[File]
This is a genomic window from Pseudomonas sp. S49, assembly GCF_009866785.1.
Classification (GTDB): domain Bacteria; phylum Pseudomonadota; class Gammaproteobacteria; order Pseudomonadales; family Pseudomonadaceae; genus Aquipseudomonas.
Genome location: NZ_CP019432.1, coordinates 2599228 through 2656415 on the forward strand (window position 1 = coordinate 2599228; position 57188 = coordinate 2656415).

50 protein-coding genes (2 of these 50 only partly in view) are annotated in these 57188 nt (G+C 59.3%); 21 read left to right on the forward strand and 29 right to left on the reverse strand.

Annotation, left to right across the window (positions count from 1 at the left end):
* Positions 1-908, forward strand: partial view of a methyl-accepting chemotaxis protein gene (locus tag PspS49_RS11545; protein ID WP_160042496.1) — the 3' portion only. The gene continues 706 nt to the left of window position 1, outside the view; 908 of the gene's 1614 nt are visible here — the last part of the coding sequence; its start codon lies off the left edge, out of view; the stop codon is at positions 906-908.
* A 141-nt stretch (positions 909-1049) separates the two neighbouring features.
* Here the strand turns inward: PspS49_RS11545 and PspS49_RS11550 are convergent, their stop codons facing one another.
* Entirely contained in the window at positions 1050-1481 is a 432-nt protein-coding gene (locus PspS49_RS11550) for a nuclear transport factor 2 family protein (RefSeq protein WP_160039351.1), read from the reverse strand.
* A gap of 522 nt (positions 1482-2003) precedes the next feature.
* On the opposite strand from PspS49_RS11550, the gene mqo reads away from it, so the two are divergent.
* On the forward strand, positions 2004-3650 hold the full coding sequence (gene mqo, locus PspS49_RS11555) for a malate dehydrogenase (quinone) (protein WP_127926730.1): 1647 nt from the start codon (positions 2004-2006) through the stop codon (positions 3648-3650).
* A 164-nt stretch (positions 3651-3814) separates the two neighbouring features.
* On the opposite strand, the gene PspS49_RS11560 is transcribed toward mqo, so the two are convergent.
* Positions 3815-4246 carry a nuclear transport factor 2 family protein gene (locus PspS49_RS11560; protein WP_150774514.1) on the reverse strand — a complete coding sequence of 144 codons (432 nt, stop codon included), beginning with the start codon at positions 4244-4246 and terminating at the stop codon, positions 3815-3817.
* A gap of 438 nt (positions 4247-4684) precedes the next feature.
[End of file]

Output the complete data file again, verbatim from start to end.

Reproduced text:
This is a genomic window from Pseudomonas sp. S49, assembly GCF_009866785.1.
Classification (GTDB): domain Bacteria; phylum Pseudomonadota; class Gammaproteobacteria; order Pseudomonadales; family Pseudomonadaceae; genus Aquipseudomonas.
Genome location: NZ_CP019432.1, coordinates 2599228 through 2656415 on the forward strand (window position 1 = coordinate 2599228; position 57188 = coordinate 2656415).

50 protein-coding genes (2 of these 50 only partly in view) are annotated in these 57188 nt (G+C 59.3%); 21 read left to right on the forward strand and 29 right to left on the reverse strand.

Annotation, left to right across the window (positions count from 1 at the left end):
* Positions 1-908, forward strand: partial view of a methyl-accepting chemotaxis protein gene (locus tag PspS49_RS11545; protein ID WP_160042496.1) — the 3' portion only. The gene continues 706 nt to the left of window position 1, outside the view; 908 of the gene's 1614 nt are visible here — the last part of the coding sequence; its start codon lies off the left edge, out of view; the stop codon is at positions 906-908.
* A 141-nt stretch (positions 909-1049) separates the two neighbouring features.
* Here the strand turns inward: PspS49_RS11545 and PspS49_RS11550 are convergent, their stop codons facing one another.
* Entirely contained in the window at positions 1050-1481 is a 432-nt protein-coding gene (locus PspS49_RS11550) for a nuclear transport factor 2 family protein (RefSeq protein WP_160039351.1), read from the reverse strand.
* A gap of 522 nt (positions 1482-2003) precedes the next feature.
* On the opposite strand from PspS49_RS11550, the gene mqo reads away from it, so the two are divergent.
* On the forward strand, positions 2004-3650 hold the full coding sequence (gene mqo, locus PspS49_RS11555) for a malate dehydrogenase (quinone) (protein WP_127926730.1): 1647 nt from the start codon (positions 2004-2006) through the stop codon (positions 3648-3650).
* A 164-nt stretch (positions 3651-3814) separates the two neighbouring features.
* On the opposite strand, the gene PspS49_RS11560 is transcribed toward mqo, so the two are convergent.
* Positions 3815-4246 carry a nuclear transport factor 2 family protein gene (locus PspS49_RS11560; protein WP_150774514.1) on the reverse strand — a complete coding sequence of 144 codons (432 nt, stop codon included), beginning with the start codon at positions 4244-4246 and terminating at the stop codon, positions 3815-3817.
* A gap of 438 nt (positions 4247-4684) precedes the next feature.